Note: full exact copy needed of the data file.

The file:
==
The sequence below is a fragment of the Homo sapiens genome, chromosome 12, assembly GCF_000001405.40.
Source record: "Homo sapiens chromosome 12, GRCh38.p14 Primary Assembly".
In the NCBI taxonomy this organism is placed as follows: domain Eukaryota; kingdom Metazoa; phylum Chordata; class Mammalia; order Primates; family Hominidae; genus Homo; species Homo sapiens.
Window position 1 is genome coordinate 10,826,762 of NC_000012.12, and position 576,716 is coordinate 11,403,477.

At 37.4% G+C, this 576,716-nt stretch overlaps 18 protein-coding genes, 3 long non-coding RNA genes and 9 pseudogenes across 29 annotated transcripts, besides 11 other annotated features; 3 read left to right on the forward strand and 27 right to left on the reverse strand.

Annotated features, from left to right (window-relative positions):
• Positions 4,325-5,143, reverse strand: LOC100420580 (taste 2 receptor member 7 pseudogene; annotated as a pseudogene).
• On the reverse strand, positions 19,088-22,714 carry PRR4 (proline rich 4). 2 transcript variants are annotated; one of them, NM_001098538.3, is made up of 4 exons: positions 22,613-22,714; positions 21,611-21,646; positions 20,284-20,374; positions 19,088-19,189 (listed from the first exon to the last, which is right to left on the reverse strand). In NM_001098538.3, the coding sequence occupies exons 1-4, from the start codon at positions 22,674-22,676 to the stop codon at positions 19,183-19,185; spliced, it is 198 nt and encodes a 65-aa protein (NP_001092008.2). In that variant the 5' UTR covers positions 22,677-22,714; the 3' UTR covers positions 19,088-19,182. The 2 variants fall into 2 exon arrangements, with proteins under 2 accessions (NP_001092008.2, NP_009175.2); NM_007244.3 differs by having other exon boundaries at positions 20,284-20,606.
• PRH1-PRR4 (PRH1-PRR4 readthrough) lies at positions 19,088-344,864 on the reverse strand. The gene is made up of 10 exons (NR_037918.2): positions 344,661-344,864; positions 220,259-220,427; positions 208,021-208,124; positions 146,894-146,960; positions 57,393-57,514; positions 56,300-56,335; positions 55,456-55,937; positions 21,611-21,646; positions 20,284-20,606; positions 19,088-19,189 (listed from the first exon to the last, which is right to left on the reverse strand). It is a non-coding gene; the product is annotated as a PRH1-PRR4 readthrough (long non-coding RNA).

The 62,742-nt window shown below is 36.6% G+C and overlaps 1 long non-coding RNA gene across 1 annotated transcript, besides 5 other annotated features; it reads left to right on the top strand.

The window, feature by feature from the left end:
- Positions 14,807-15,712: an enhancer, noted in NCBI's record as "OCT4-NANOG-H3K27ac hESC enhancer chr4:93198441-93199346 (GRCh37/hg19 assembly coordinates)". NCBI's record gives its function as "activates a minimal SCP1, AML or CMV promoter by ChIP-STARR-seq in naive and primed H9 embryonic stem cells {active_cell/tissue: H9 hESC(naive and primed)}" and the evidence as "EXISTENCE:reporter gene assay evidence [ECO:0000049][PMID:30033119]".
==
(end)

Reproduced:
The sequence below is a fragment of the Homo sapiens genome, chromosome 12, assembly GCF_000001405.40.
Source record: "Homo sapiens chromosome 12, GRCh38.p14 Primary Assembly".
In the NCBI taxonomy this organism is placed as follows: domain Eukaryota; kingdom Metazoa; phylum Chordata; class Mammalia; order Primates; family Hominidae; genus Homo; species Homo sapiens.
Window position 1 is genome coordinate 10,826,762 of NC_000012.12, and position 576,716 is coordinate 11,403,477.

At 37.4% G+C, this 576,716-nt stretch overlaps 18 protein-coding genes, 3 long non-coding RNA genes and 9 pseudogenes across 29 annotated transcripts, besides 11 other annotated features; 3 read left to right on the forward strand and 27 right to left on the reverse strand.

Annotated features, from left to right (window-relative positions):
• Positions 4,325-5,143, reverse strand: LOC100420580 (taste 2 receptor member 7 pseudogene; annotated as a pseudogene).
• On the reverse strand, positions 19,088-22,714 carry PRR4 (proline rich 4). 2 transcript variants are annotated; one of them, NM_001098538.3, is made up of 4 exons: positions 22,613-22,714; positions 21,611-21,646; positions 20,284-20,374; positions 19,088-19,189 (listed from the first exon to the last, which is right to left on the reverse strand). In NM_001098538.3, the coding sequence occupies exons 1-4, from the start codon at positions 22,674-22,676 to the stop codon at positions 19,183-19,185; spliced, it is 198 nt and encodes a 65-aa protein (NP_001092008.2). In that variant the 5' UTR covers positions 22,677-22,714; the 3' UTR covers positions 19,088-19,182. The 2 variants fall into 2 exon arrangements, with proteins under 2 accessions (NP_001092008.2, NP_009175.2); NM_007244.3 differs by having other exon boundaries at positions 20,284-20,606.
• PRH1-PRR4 (PRH1-PRR4 readthrough) lies at positions 19,088-344,864 on the reverse strand. The gene is made up of 10 exons (NR_037918.2): positions 344,661-344,864; positions 220,259-220,427; positions 208,021-208,124; positions 146,894-146,960; positions 57,393-57,514; positions 56,300-56,335; positions 55,456-55,937; positions 21,611-21,646; positions 20,284-20,606; positions 19,088-19,189 (listed from the first exon to the last, which is right to left on the reverse strand). It is a non-coding gene; the product is annotated as a PRH1-PRR4 readthrough (long non-coding RNA).

The 62,742-nt window shown below is 36.6% G+C and overlaps 1 long non-coding RNA gene across 1 annotated transcript, besides 5 other annotated features; it reads left to right on the top strand.

The window, feature by feature from the left end:
- Positions 14,807-15,712: an enhancer, noted in NCBI's record as "OCT4-NANOG-H3K27ac hESC enhancer chr4:93198441-93199346 (GRCh37/hg19 assembly coordinates)". NCBI's record gives its function as "activates a minimal SCP1, AML or CMV promoter by ChIP-STARR-seq in naive and primed H9 embryonic stem cells {active_cell/tissue: H9 hESC(naive and primed)}" and the evidence as "EXISTENCE:reporter gene assay evidence [ECO:0000049][PMID:30033119]".